What is Immunotherapy?
The body’s immune system is a collection of specialized cells, organs, and substances designed to combat disease, like cancer. By developing a variety of treatments, immunotherapy’s objective is to either identify and attack specific cancer cells or boost the immune system. The challenge is to “unmask” these cells that hide in the body as harmless cells. Click here to learn more about the National Cancer Institute’s (NCI) role in immunotherapy research.
What are the Types of Immunotherapy?
Researchers create synthetic replicas of antibody proteins that are present in the body’s immune system. These copies are designed to identify the cancer cells, bind to specific proteins on the surface of the cells (antigens), and recruit other cells to join and fight the cancer cells. These laboratory-created antibodies can have several roles.
- Deliver a toxin, radioactive substance, or a drug to kill the cancer cells.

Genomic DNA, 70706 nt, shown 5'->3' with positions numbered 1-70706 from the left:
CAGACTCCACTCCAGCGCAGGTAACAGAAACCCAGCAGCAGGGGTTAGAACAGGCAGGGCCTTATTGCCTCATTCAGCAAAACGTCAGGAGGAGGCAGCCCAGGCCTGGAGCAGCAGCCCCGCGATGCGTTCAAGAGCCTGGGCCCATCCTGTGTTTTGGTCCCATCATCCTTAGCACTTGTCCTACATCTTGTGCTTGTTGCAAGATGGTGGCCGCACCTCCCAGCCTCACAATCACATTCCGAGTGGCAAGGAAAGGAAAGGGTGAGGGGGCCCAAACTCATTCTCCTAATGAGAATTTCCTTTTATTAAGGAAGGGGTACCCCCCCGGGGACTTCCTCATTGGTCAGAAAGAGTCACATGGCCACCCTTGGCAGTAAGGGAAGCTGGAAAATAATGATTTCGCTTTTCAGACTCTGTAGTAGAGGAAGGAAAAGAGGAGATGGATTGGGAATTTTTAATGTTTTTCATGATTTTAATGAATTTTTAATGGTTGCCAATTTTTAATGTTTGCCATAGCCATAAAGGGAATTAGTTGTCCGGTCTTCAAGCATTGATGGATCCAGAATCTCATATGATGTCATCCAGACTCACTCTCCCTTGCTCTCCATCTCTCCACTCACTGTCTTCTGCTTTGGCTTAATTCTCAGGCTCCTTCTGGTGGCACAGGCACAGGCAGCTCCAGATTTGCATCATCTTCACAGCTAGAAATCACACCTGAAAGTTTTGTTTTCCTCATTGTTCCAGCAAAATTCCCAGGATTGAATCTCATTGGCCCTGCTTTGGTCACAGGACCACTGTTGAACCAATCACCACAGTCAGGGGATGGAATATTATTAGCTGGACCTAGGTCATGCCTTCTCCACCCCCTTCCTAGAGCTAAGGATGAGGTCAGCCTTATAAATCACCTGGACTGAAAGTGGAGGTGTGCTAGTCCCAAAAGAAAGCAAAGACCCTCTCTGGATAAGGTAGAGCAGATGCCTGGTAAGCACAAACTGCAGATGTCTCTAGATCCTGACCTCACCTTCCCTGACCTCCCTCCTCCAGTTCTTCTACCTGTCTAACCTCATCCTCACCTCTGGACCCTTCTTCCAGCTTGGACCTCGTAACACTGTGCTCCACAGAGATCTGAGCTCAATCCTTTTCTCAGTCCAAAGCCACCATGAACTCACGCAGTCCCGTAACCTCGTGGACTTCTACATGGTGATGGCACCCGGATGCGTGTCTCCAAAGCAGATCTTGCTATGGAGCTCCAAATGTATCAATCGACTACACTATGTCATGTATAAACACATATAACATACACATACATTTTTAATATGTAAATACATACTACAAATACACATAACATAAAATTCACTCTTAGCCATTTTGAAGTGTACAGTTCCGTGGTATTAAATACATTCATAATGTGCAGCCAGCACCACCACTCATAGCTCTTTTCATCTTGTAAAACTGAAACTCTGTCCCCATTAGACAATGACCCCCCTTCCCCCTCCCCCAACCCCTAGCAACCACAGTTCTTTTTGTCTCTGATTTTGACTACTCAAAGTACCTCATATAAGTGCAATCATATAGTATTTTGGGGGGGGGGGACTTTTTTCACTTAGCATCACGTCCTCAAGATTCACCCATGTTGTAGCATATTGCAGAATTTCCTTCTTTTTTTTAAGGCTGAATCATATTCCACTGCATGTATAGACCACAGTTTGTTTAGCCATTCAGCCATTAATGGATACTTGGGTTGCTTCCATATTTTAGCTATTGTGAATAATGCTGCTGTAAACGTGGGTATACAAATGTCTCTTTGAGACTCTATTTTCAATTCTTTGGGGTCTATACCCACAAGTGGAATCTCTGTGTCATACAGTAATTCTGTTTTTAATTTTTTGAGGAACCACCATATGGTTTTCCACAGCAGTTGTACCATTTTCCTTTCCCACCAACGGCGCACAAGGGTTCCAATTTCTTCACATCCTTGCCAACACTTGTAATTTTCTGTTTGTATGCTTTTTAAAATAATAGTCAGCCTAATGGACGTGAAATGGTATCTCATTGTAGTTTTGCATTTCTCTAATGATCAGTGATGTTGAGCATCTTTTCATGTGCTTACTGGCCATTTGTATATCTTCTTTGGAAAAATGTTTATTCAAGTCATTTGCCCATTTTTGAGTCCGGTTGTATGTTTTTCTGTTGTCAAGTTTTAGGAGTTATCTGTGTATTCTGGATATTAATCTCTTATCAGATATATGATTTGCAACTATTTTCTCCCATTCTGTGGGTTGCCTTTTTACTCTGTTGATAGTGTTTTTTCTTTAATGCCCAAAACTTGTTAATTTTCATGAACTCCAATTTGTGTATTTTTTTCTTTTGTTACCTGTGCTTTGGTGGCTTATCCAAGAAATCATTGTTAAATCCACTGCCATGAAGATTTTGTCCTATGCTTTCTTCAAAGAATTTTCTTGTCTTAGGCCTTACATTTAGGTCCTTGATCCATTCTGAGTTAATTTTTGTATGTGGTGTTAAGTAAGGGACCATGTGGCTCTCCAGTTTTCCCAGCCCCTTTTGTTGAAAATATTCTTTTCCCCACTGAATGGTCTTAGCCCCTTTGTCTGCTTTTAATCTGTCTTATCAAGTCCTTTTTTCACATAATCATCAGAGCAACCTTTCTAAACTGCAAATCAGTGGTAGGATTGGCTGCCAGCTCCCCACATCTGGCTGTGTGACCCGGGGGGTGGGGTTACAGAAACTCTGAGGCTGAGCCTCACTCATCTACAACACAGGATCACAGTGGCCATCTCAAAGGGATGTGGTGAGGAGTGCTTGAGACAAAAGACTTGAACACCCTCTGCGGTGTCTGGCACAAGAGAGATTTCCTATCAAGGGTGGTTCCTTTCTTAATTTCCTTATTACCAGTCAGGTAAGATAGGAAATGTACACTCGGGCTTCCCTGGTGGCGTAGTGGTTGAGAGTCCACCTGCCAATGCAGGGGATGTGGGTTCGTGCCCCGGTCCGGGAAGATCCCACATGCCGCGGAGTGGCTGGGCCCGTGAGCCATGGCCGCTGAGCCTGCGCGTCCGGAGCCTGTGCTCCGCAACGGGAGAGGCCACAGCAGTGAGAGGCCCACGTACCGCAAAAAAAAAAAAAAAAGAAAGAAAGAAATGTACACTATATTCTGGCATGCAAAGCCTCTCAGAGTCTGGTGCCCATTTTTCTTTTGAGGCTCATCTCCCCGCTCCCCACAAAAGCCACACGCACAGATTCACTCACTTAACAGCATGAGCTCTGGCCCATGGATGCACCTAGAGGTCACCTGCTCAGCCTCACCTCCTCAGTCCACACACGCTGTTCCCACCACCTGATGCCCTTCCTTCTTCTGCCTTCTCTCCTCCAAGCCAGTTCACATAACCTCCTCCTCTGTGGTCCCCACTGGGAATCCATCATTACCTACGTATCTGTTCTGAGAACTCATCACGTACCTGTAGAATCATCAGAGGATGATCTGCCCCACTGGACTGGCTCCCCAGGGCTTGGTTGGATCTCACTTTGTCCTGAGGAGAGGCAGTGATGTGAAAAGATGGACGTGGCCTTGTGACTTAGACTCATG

- Block “checkpoint molecules” and thereby “release the brake” from immune cells to kill tumor cells more effectively.
- Attach to and block antigens that cancer cells use to spread and grow.
These vaccines are developed to prevent cancer from developing by strengthening and optimizing the body’s immune response to cancer cells. Researchers are experimenting with vaccines to prevent brain tumors, breast cancer, kidney cancer, leukemia, melanoma, and others; similar to the breakthrough for cervical cancer, mouth and throat cancer caused by the human papillomavirus (HPV). Also, one of the first cancer treatment vaccines was approved by the FDA in 2010 to stimulate an immune response against metastatic prostate cancer, Provenge.